The Pentagon, in an unusually swift reaction to the disclosure that the Navy paid $1,800 for two ashtrays for an airplane, relieved a rear admiral and two other officers of their duties at Miramar Naval Air Station in San Diego Thursday.
The move, rarely taken against senior officers and equally rare in procurement matters, was announced by Defense Secretary Caspar W. Weinberger only moments after the three officers had been told about the decision. The defense secretary was described by aides as “furious” and “very angry” about the price paid for the ashtrays and about the purchase of a socket wrench for $404.
More Ashtrays Bought
But the decision left some Navy officers thinking that “Weinberger is conducting a whitewash and has just ramrodded three naval officers,” according to one Navy officer at the Pentagon. He said that none of the officers involved in the decision were assigned to the base at the time the purchases were made in 1981. But Pentagon spokesman Michael I. Burch said that similar ashtrays were purchased for about $660 each after the three men reported for duty at Miramar.
“There was no excuse for it,” Weinberger said. “The item was identified specifically, and the outrageous price was identified.”
He said that two persons had signed the purchase order. A Navy spokesman said that such documents usually are handled by low-ranking servicemen or civilians, but no action against other personnel has been announced.
“Nobody paid the slightest attention to the basic idea that the price bore no relationship whatever to the value of the item procured,” Weinberger said at a news conference, describing the purchase as “that particularly silly transaction.” He suggested banning smoking aboard naval airplanes or using “old mayonnaise jars” as ashtrays.
The three officers were identified by the Navy as Rear Adm. Thomas J. Cassidy Jr., commander of the Navy’s Pacific fighter fleet; Capt. Gary E. Hakanson, the commanding officer of the Miramar Naval Air Station, and Cmdr. Jerry L. Fronabarger, the air station’s supply officer.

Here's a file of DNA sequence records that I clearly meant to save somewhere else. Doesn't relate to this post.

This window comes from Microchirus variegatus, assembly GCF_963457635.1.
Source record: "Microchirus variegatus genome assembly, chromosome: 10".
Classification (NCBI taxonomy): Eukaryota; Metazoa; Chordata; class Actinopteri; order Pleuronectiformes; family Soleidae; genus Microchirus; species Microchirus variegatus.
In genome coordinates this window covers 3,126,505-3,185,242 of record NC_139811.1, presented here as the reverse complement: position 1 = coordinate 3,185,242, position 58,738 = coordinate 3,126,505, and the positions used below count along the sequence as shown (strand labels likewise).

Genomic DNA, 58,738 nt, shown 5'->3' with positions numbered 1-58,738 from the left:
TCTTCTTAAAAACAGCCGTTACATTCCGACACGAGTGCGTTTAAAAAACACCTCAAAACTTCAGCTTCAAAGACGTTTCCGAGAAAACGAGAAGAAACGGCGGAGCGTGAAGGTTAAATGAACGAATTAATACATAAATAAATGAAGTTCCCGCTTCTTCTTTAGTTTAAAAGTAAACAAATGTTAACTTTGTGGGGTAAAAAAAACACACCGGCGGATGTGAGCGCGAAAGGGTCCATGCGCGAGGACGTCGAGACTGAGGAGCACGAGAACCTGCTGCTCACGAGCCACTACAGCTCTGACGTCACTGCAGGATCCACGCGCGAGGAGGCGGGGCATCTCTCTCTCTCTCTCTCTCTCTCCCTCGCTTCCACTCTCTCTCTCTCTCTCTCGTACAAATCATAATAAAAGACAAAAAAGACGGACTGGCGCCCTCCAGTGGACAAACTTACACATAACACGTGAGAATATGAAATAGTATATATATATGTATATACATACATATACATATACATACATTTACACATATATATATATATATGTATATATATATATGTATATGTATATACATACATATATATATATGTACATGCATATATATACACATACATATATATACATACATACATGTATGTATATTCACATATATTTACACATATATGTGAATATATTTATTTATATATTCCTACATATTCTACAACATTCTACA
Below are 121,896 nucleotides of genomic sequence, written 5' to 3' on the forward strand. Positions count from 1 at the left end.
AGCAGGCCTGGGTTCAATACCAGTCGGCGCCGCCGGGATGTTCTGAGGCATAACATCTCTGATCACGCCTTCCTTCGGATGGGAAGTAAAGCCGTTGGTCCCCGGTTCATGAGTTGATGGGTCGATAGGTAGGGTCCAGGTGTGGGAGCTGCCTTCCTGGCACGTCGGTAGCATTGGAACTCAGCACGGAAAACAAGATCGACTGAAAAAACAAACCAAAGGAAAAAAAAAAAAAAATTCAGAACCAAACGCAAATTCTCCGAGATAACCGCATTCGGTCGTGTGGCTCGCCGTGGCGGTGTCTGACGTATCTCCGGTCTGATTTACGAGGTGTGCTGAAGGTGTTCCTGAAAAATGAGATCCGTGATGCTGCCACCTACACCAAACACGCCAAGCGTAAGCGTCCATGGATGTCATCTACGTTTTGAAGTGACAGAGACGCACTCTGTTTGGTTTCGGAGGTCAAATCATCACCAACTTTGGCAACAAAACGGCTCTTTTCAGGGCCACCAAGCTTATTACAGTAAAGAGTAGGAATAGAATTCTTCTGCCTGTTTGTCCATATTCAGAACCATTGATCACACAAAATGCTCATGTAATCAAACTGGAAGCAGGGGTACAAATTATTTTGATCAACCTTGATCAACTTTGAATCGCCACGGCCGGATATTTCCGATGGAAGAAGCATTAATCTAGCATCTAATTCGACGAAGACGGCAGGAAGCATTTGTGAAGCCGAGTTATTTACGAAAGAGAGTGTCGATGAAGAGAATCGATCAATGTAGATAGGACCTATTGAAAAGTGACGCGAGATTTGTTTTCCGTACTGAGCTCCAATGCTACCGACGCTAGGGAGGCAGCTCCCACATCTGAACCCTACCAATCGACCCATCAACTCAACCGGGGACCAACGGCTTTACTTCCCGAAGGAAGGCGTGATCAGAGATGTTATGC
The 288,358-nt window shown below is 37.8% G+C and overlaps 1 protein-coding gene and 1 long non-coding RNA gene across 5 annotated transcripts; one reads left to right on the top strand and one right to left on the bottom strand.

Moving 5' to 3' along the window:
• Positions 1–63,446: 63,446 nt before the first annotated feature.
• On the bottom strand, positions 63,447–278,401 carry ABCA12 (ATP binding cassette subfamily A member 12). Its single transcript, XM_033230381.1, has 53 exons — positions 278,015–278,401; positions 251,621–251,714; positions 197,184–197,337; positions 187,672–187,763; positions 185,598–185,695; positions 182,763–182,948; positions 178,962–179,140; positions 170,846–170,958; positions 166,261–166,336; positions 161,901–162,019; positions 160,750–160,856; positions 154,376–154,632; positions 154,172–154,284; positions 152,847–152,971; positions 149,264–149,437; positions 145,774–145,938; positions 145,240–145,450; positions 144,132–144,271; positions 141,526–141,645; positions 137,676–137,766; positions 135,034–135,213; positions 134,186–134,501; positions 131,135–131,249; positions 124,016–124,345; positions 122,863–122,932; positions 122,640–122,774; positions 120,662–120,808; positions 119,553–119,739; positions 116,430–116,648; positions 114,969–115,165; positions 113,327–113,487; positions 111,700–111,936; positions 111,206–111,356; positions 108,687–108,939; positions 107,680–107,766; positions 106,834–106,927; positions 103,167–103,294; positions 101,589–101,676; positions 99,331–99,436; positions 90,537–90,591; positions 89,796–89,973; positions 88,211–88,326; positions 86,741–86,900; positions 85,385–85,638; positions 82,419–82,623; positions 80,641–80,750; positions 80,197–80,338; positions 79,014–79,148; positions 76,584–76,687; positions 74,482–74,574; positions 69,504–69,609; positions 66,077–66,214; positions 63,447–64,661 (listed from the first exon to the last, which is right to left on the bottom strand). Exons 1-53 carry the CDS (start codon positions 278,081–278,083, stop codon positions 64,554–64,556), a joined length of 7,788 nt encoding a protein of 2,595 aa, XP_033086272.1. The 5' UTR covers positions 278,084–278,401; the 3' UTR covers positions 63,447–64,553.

Hakanson said in a telephone interview from his home that he was “devastated” that he had been relieved of his command.
“The ashtray thing was before my time,” Hakanson said. “I just don’t have the facts as to why I was relieved. . . . I just was informed by telephone. It’s very much a surprise to me. I’m standing by, waiting to find out what the rationale is.”
Hakanson, a 26-year Navy veteran, assumed command of the air station in April, 1983. Cassidy, a 22-year veteran, took command of the Pacific Fleet’s Fighter Airborne Early Warning Wing in August, 1983, assuming responsibility for all F-14 fighter and E-2 early warning squadrons in the Pacific. The Navy said that details of Fronabarger’s 18-year career were not available.
On Tuesday evening, the Pentagon had said that, if warranted, punitive steps would be taken against those responsible for the purchases “after a full investigation.” Only hours after Weinberger’s announcement Thursday, the Navy said that an investigation was being conducted.
The Navy officer at the Pentagon, complaining that the step was taken “without any due process of law,” tied the move to Weinberger’s difficulty in obtaining congressional approval for Pentagon budget requests.
“I think it’s kind of smelly. What it really smacks of is Washington politics, because Weinberger has a credibility problem. That problem is not the admiral’s and captain’s problem. They’re trying to run that base as best they can,” he said.
The ashtrays were purchased from Grumman Aerospace Corp. of Bethpage, N.Y., which has said that it would refund $4,270 for the cost of seven ashtrays for the E-2C Hawkeye airplane.
Burch, assistant secretary of defense for public affairs, said that, although the first purchases were made in 1981, they continued “into this year.”
“These guys may not be guilty of the original sin, but they kept on ordering them,” he said.
The disclosure about the ashtrays and socket wrench is the latest in a series of purchases for airplanes that have raised questions about the Pentagon’s procurement practices and its control over prices charged by suppliers.
In recent months, it has been disclosed that the Navy paid $640 for a toilet seat cover for P3-C Orion submarine-hunter airplanes, but the price was eventually reduced to $100. In addition, $7,622 was paid for a coffee maker and $435 for a hammer.
Staff writer David Freed, in San Diego, contributed to this story.